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Old August 17 2008, 11:35 AM   #164
Idealistic Cynic and Canon Champion
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Re: Let's Talk About Horror Fiction

Spaceman Spiff wrote: View Post
Return of the Wolf Man is pretty good and interesting so far. It's pretty obvious that the author knows his stuff where Talbot is concerned, because he ties in little moments to all of the films in which he appeared, and best of all, gets the "sound" of him right. You can very easily imagine Lon Chaney, Jr. delivering the dialogue.
Oh, yeah, that's what I like to hear.

Hopefully, this next bit isn't too spoilery for you, but since it deals with part of the premise of the book--even the title, really--I'm assuming you won't mind too much.
Nah, I devour spoilers like a wolfman devouring his prey.

The author brings the Wolf Man to the present (well, 1998, anyway). The interesting thing is, he does it within the trappings of the story. Softly after the events of Abbott & Costello Meet Frankenstein, Larry convinces the Joan Raymond character to help him die by getting him in the heart with a shard of mirror with a silver backing. He makes her promise to hide his body somewhere and make sure the shard never comes out, lest he be restored to life.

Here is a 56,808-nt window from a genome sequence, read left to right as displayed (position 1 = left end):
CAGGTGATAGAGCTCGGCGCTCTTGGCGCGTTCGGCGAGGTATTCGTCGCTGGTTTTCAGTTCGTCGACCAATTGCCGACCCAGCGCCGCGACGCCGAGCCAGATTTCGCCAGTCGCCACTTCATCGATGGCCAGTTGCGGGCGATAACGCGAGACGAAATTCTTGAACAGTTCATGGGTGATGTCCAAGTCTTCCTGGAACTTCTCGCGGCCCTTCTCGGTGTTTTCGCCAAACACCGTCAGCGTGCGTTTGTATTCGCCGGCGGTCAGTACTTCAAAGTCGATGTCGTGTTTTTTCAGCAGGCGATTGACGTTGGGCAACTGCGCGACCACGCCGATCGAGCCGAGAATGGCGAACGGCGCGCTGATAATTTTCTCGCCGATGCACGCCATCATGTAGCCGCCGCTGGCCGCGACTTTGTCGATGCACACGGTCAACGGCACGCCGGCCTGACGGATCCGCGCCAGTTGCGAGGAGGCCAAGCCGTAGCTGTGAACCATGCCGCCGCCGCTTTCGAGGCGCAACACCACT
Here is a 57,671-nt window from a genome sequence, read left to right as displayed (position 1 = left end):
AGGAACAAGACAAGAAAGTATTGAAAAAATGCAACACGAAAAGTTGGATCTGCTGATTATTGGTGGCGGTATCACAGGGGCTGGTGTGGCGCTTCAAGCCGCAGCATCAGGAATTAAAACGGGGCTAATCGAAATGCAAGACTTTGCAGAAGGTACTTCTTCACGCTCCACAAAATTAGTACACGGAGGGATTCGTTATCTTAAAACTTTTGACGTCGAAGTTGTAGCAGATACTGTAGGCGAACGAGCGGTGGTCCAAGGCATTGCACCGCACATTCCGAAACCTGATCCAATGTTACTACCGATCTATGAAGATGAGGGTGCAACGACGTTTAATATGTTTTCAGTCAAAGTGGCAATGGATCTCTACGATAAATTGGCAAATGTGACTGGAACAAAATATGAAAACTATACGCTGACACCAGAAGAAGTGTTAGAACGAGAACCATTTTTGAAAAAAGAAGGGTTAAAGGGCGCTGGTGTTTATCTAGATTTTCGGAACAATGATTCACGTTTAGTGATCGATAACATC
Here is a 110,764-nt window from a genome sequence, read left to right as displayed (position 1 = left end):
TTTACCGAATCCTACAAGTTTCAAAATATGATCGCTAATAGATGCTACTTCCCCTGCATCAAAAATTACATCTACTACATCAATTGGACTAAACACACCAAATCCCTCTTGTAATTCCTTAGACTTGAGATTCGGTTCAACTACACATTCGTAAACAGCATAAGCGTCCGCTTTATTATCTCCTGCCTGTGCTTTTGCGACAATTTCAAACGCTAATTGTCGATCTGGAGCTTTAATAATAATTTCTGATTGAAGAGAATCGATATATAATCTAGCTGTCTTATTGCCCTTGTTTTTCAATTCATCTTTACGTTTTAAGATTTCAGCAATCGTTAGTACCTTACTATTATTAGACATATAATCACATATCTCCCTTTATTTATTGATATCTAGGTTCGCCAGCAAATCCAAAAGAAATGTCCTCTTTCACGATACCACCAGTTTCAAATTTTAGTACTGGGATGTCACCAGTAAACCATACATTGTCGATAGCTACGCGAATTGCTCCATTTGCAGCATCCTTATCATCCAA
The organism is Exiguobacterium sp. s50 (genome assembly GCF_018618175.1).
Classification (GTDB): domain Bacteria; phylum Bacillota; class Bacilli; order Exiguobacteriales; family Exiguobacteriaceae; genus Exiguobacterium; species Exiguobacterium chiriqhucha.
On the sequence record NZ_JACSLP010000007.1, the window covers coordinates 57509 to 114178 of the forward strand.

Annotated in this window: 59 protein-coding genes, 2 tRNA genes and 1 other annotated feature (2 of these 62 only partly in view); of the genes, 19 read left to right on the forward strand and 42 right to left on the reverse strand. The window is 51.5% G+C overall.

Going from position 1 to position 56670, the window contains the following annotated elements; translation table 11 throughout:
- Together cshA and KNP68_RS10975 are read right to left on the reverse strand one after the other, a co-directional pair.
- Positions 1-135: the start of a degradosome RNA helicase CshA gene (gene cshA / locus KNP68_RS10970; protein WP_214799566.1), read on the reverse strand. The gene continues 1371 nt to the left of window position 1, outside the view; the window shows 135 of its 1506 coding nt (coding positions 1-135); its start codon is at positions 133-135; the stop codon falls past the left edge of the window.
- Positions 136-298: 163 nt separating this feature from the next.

Then we find out the Frankenstein Monster was sealed down there, too. That's where I am now.
You know, I always wished there was a House Of The Wolfman movie.

I wasn't sure if I'd like the move to the present, but in a pleasantly creative decision, the author doesn't just fast-forward to 1998, he plants it in a 1998 of the Universal, er, Universe. So there are no "Wait, Dracula's real?!" moments or anything corny like that. When Talbot tells her of how Henry Frankenstein built a monster out of dead bodies, she's never heard of Frankenstein or his Monster. So there aren't any goofy metafictional moments, like we've sort of come to expect. I braced myself for a sentence like, "That must be the source for Mary Shelley's novel!" but it never came.
Yeah, jumping to the present is a decision I'd question, if only because it negates the possibility of so many stories set over that time span (who wouldn't want to see the Universal Frankenstein and Wolfman in the days of drive-ins and sock hops?). But it's not a deal breaker. It would certainly be interesting to speculate on what literature and pop culture looks like in that universe, since those novels are so influential; not only would thousands of books, movies, TV shows and comic books cease to exist, but there would be no Munsters!

In that sense, it accomplishes bringing the novel to modern times, while still making it feel like a genuine continuation. And in perfect Talbot manner, when he's told the year, he says, "Then there really is no end to this horror. The curse is forever." That's our guy.
Yup. Poor melancholy Larry. It really sounds like this book is a labor of love from somebody who really knows, understands and respects the source material, which is wonderful (I wish that was the case with every concept revival we see). The Dark Horse books were good enough on their own, but as alleged Universal continuations they were lacking in that respect and continuity.

I just thought of something else. Not only were Dracula and Frankenstein real in that universe, but so were Abbott and Costello; so the history of comedy would be very different, too.
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